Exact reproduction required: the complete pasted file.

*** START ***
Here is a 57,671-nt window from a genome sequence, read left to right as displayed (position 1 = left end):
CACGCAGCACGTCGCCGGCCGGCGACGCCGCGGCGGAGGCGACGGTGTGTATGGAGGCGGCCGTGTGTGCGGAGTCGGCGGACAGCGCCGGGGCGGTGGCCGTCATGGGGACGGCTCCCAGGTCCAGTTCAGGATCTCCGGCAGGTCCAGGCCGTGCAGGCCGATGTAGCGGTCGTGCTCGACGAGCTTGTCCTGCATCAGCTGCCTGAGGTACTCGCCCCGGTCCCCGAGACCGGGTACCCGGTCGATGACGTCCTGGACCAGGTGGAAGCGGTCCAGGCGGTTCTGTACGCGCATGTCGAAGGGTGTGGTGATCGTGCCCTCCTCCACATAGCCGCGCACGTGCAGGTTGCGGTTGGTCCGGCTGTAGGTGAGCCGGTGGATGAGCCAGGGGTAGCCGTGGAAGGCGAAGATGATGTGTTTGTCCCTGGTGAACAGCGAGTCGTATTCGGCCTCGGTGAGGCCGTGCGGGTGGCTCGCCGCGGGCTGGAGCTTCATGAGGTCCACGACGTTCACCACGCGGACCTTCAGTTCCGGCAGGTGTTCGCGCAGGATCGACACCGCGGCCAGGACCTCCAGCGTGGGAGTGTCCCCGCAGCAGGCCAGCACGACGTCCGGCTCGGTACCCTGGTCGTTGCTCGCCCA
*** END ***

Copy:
Here is a 57,671-nt window from a genome sequence, read left to right as displayed (position 1 = left end):
CACGCAGCACGTCGCCGGCCGGCGACGCCGCGGCGGAGGCGACGGTGTGTATGGAGGCGGCCGTGTGTGCGGAGTCGGCGGACAGCGCCGGGGCGGTGGCCGTCATGGGGACGGCTCCCAGGTCCAGTTCAGGATCTCCGGCAGGTCCAGGCCGTGCAGGCCGATGTAGCGGTCGTGCTCGACGAGCTTGTCCTGCATCAGCTGCCTGAGGTACTCGCCCCGGTCCCCGAGACCGGGTACCCGGTCGATGACGTCCTGGACCAGGTGGAAGCGGTCCAGGCGGTTCTGTACGCGCATGTCGAAGGGTGTGGTGATCGTGCCCTCCTCCACATAGCCGCGCACGTGCAGGTTGCGGTTGGTCCGGCTGTAGGTGAGCCGGTGGATGAGCCAGGGGTAGCCGTGGAAGGCGAAGATGATGTGTTTGTCCCTGGTGAACAGCGAGTCGTATTCGGCCTCGGTGAGGCCGTGCGGGTGGCTCGCCGCGGGCTGGAGCTTCATGAGGTCCACGACGTTCACCACGCGGACCTTCAGTTCCGGCAGGTGTTCGCGCAGGATCGACACCGCGGCCAGGACCTCCAGCGTGGGAGTGTCCCCGCAGCAGGCCAGCACGACGTCCGGCTCGGTACCCTGGTCGTTGCTCGCCCA